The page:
The Ventum also checked the travel/portability box as well. While it is still a very integrated bike, getting things apart hasn’t been as much of a hassle as before. Most everything needed for packing and unpacking just needs a few different sizes of allen wrenches.
So now for the negative part of the review. When I first received my Ventum frameset and had it built, I had issues with the steering. I eventually realized that the stem had been rubbing against the front of the frameset causing me to not be able to fully turn without forcing it. After messaging with Ventum, Co-Founder Jimmy Seear personally came to our apartment and switched the stem over himself! Since then it has been a non-issue as the clearance of the previous stem had been the cause. It was also a great time to get to meet and speak with Jimmy which only furthered my trust in the brand.
So what else have I built this bike up with? I also used that time to reevaluate some of my other equipment choices. The next obvious place was wheels. My previous wheels were also getting a lot of miles on them and it was starting to show. After searching the seemingly endless choices of wheels I got pretty jaded after reading so many ridiculous marketing claims made by many wheel companies. I ended up going with the Alto Cycling CC86 front wheel and CC311 rear disc wheel. I made this choice based on reviews I’d received from other athletes I know, the obvious care and quality of their work, and how easy they were to work with.
They came through with an amazing set of wheels that ride great and look amazing! They even added some personal touches including some design work I sent them, including a cross and my personal “AF” symbol. So far they have been smooth, fast, and super reliable. I currently have them set up tubeless with the Vittoria Corsa Speed tires which I had no issues getting on the rims or sealing.
My components consist of Ultegra Di2 which has been reliable since my IRONMAN Canada shifting debacle. The crankset I’m using is the Infocrank Classic with 167.5mm crankarms and 55/42 chainrings with an Ice Friction chain. I have been using the Infocrank for the past couple of years and it pretty much just works. I can trust that my power numbers are going to be right for training and racing and it’s just one less thing to think about with no requirement for calibrating and just switching batteries every few thousand miles.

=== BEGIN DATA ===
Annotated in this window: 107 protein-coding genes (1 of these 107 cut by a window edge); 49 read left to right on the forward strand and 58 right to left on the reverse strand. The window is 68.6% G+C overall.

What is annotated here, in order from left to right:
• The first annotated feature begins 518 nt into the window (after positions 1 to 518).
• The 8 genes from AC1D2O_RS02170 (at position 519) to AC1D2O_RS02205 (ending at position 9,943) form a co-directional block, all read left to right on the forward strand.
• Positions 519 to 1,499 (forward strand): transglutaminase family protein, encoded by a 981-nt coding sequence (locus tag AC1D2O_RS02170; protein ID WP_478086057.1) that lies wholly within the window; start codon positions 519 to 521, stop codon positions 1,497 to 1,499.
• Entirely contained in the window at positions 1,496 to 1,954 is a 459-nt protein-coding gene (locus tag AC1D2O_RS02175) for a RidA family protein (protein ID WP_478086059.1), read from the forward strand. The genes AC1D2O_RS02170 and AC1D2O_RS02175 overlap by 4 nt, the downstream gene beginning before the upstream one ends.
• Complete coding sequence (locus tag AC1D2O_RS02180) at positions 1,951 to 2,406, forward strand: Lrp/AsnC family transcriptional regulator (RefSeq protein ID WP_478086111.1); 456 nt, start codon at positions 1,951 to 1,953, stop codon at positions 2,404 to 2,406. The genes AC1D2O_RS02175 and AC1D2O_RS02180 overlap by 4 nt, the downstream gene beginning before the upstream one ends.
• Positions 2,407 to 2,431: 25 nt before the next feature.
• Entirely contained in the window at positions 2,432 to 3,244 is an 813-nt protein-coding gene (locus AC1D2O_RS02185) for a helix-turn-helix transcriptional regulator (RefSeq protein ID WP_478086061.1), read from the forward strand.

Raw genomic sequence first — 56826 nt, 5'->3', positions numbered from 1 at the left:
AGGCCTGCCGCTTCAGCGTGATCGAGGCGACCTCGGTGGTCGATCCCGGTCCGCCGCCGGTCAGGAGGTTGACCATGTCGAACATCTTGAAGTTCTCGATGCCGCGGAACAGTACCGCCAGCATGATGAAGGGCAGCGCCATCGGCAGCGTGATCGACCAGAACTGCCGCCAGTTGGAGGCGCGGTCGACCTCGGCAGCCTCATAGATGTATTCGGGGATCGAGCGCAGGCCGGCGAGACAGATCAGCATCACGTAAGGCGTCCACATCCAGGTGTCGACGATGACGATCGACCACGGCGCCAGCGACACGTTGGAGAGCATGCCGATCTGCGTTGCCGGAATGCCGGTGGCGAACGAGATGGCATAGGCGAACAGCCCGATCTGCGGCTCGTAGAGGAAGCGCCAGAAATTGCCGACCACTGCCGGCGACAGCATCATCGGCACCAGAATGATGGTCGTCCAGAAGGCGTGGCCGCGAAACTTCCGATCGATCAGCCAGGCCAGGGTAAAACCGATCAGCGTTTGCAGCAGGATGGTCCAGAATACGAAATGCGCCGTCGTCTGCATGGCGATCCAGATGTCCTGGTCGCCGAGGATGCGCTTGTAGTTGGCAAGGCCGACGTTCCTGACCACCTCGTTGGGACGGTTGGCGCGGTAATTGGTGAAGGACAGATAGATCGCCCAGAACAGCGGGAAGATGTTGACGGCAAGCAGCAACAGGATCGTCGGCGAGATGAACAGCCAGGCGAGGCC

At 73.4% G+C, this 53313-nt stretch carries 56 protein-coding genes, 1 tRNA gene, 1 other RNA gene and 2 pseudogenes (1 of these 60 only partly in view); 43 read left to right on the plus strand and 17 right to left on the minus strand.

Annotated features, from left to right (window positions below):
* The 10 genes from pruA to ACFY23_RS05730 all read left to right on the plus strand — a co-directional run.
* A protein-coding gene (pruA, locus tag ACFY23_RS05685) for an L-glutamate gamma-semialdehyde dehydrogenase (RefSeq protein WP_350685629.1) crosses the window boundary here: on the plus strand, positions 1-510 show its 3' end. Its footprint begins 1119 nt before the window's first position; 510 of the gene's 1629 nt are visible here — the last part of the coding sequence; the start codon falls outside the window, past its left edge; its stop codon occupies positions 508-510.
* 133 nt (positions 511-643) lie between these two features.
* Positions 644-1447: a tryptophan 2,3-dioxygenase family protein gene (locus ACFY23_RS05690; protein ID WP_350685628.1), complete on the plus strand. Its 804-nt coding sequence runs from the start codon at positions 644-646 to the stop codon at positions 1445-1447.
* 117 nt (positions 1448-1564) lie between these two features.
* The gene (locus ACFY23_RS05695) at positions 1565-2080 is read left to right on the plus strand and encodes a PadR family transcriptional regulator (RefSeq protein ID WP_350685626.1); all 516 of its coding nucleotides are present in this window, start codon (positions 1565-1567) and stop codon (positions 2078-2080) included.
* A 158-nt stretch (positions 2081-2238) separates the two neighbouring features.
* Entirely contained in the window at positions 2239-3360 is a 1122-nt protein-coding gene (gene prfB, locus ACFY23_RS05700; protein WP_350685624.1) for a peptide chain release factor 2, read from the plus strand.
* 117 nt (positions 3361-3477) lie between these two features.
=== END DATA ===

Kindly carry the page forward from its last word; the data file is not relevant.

I threw a TriRig Beta 45 bottle carrier on the rear with the Kappa cage which is super firm. I have literally driven thousands of miles with a bottle in the cage behind our van and it hasn’t budged. My butt has been sitting on a Cobb Max saddle for awhile and while it’s not perfect, it’s been the most comfortable saddle I’ve tried so far. I also made the switch to Speedplay Zero Aero pedals recently and have liked the difference in feel over my prior Shimano Ultegra pedals.
One thing that the Ventum is lacking is a dedicated bento for food/nutrition storage if you want to use any gels or solid foods as of writing this post. Luckily, my friend Joe Nagy has designed a bento specifically for the Ventum! It fits the profile perfectly sitting right on top of the Ventum bottle. He has a couple different tops for the bento, but I prefer just to leave it open and velcro a gel flask for easy access into it. I just had him do a solid black color for mine but he can apparently 3d print in just about any color! If you want his info just let me know and I’ll get you hooked up.
That’s about it for now! I have some exciting things planned for the off season with regards to some additional equipment changes and even some aero testing that I’m really excited about. I hope you enjoyed a view into my slight obsession with bike equipment and if you have any questions just shoot me a message anytime!